Friday, 1 May 2015

Len Brown pulls the knife out

Guest post by Stephen Berry

Len Brown has saved his biggest dirty trick for yesterday’s Governing Body meeting with his proposal to add a 2% transport levy on top of the crippling rates increases already inflicted on Aucklanders.

It seems the Mayor has been hatching this trick for quite some time by building public support for an expensive transport plan. Once he has obtained 50% support of submitters for the most expensive option in the Long Term Plan, he has pulled a knife from behind his back in the form of an extra transport levy to fund it.

Essentially what has happened now is that the Mayor has turned his promise for an average 2.5% rate increase, broken when he voted for a 3.5% average increase, into a whopping 5.5% rates increase. This transport proposal is the country’s lamest magic trick.

The 2% transport levy is proposed to remain in place until 2018 when the Government is hoped to allow the Council to implement tolls on Auckland roads. Essentially the Mayor’s plan is to keep hoping the National Government eventually gets voted out of office so he can implement tolls. Considering he has no chance of surviving the 2016 election, this plan isn’t a very good one.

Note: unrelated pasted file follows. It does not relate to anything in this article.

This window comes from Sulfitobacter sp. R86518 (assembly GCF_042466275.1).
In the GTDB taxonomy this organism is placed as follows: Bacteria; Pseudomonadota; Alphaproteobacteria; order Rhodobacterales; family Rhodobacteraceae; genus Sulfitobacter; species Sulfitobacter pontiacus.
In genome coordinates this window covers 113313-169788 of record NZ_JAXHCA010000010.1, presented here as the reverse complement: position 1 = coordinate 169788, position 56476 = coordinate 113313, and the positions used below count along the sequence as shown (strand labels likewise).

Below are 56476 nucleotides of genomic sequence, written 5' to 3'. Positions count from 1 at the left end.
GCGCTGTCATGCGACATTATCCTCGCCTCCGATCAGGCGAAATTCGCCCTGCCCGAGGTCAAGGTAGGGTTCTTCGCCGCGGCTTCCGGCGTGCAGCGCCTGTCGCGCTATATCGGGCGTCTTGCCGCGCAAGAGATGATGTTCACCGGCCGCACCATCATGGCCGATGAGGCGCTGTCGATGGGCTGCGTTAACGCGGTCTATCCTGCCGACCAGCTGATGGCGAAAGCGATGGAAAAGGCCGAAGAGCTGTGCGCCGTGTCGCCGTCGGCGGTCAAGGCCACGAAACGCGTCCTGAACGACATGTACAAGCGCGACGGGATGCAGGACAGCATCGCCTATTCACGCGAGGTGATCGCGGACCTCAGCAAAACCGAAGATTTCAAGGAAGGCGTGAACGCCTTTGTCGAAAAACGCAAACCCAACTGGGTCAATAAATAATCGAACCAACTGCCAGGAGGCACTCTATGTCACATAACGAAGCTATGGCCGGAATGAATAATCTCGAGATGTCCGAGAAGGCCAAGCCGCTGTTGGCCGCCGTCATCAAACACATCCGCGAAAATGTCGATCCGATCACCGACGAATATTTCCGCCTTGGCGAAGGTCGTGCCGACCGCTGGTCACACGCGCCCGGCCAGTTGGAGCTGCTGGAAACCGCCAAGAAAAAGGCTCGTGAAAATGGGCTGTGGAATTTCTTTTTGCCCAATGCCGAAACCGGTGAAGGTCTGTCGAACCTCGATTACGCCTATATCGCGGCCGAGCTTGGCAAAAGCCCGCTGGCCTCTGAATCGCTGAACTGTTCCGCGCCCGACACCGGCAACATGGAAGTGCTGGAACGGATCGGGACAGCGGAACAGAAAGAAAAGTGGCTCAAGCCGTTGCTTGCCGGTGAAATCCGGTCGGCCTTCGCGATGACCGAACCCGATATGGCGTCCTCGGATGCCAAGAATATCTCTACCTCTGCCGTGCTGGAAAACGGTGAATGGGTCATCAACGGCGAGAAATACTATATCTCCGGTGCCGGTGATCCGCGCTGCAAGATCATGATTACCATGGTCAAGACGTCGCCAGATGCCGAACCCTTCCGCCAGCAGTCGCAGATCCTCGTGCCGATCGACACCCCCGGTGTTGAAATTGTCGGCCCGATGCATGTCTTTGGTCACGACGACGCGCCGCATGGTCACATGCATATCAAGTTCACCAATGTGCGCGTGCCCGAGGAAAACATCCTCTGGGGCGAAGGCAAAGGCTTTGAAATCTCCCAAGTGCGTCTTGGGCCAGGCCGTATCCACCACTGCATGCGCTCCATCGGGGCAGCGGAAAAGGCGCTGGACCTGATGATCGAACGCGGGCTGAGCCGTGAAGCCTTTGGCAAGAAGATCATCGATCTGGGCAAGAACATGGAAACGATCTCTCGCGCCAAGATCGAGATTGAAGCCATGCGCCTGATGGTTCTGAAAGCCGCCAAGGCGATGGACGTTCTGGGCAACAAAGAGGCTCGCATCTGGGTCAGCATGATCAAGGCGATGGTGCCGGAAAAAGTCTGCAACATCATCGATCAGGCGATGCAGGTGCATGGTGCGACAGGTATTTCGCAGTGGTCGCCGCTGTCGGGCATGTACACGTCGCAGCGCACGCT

The Council needs to be a bit more open minded in choosing how to fund capital projects rather than taxing and borrowing. With the Government ruling out the possibility of charging tolls, the Council needs to look at options such as obtaining private sector involvement and selling assets that are a lower priority than its proposed transport solutions.

Repeatedly grabbing from property owners can no longer be considered an option.


candidatephoto1Stephen Berry is the leader of Affordable Auckland, and Candidate for Mayor of Auckland and Albany Councillor in 2016. He was third place-getter in the 2103 Auckland mayoralty election.
Like Affordable Cities on Facebook.

No comments:

Post a Comment

1. Commenters are welcome and invited.
2. All comments are moderated. Off-topic grandstanding, spam, and gibberish will be ignored.
3. Read the post before you comment. Challenge facts, but don't simply ignore them.
4. Use a name. If it's important enough to say, it's important enough to put a name to.
5. Above all: Act with honour. Say what you mean, and mean what you say.